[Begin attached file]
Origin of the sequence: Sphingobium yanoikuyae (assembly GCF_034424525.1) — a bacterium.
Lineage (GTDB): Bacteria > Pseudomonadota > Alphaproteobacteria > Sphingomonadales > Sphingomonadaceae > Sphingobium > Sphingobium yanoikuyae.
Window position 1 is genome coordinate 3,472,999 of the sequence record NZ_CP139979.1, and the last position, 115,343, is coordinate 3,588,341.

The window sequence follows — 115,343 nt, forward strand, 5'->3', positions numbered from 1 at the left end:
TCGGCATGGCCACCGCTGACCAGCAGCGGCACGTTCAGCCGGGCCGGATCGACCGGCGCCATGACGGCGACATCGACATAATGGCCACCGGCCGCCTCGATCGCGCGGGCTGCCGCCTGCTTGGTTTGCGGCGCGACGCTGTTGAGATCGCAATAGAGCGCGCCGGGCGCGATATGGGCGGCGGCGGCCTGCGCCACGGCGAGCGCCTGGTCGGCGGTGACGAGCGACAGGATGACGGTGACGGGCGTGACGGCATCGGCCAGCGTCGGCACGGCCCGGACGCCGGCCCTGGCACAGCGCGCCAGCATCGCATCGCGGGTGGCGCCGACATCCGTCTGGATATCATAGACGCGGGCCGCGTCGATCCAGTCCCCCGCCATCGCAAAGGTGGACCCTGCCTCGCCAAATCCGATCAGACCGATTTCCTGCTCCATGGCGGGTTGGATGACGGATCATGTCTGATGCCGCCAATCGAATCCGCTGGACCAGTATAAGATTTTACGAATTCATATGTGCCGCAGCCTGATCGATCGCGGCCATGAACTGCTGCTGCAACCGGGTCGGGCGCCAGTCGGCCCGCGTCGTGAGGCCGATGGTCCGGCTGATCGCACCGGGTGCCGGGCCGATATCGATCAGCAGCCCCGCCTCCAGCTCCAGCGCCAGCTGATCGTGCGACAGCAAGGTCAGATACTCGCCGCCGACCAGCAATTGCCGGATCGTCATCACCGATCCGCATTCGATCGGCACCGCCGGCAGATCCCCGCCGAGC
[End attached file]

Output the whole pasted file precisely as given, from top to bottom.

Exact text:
Origin of the sequence: Sphingobium yanoikuyae (assembly GCF_034424525.1) — a bacterium.
Lineage (GTDB): Bacteria > Pseudomonadota > Alphaproteobacteria > Sphingomonadales > Sphingomonadaceae > Sphingobium > Sphingobium yanoikuyae.
Window position 1 is genome coordinate 3,472,999 of the sequence record NZ_CP139979.1, and the last position, 115,343, is coordinate 3,588,341.

The window sequence follows — 115,343 nt, forward strand, 5'->3', positions numbered from 1 at the left end:
TCGGCATGGCCACCGCTGACCAGCAGCGGCACGTTCAGCCGGGCCGGATCGACCGGCGCCATGACGGCGACATCGACATAATGGCCACCGGCCGCCTCGATCGCGCGGGCTGCCGCCTGCTTGGTTTGCGGCGCGACGCTGTTGAGATCGCAATAGAGCGCGCCGGGCGCGATATGGGCGGCGGCGGCCTGCGCCACGGCGAGCGCCTGGTCGGCGGTGACGAGCGACAGGATGACGGTGACGGGCGTGACGGCATCGGCCAGCGTCGGCACGGCCCGGACGCCGGCCCTGGCACAGCGCGCCAGCATCGCATCGCGGGTGGCGCCGACATCCGTCTGGATATCATAGACGCGGGCCGCGTCGATCCAGTCCCCCGCCATCGCAAAGGTGGACCCTGCCTCGCCAAATCCGATCAGACCGATTTCCTGCTCCATGGCGGGTTGGATGACGGATCATGTCTGATGCCGCCAATCGAATCCGCTGGACCAGTATAAGATTTTACGAATTCATATGTGCCGCAGCCTGATCGATCGCGGCCATGAACTGCTGCTGCAACCGGGTCGGGCGCCAGTCGGCCCGCGTCGTGAGGCCGATGGTCCGGCTGATCGCACCGGGTGCCGGGCCGATATCGATCAGCAGCCCCGCCTCCAGCTCCAGCGCCAGCTGATCGTGCGACAGCAAGGTCAGATACTCGCCGCCGACCAGCAATTGCCGGATCGTCATCACCGATCCGCATTCGATCGGCACCGCCGGCAGATCCCCGCCGAGC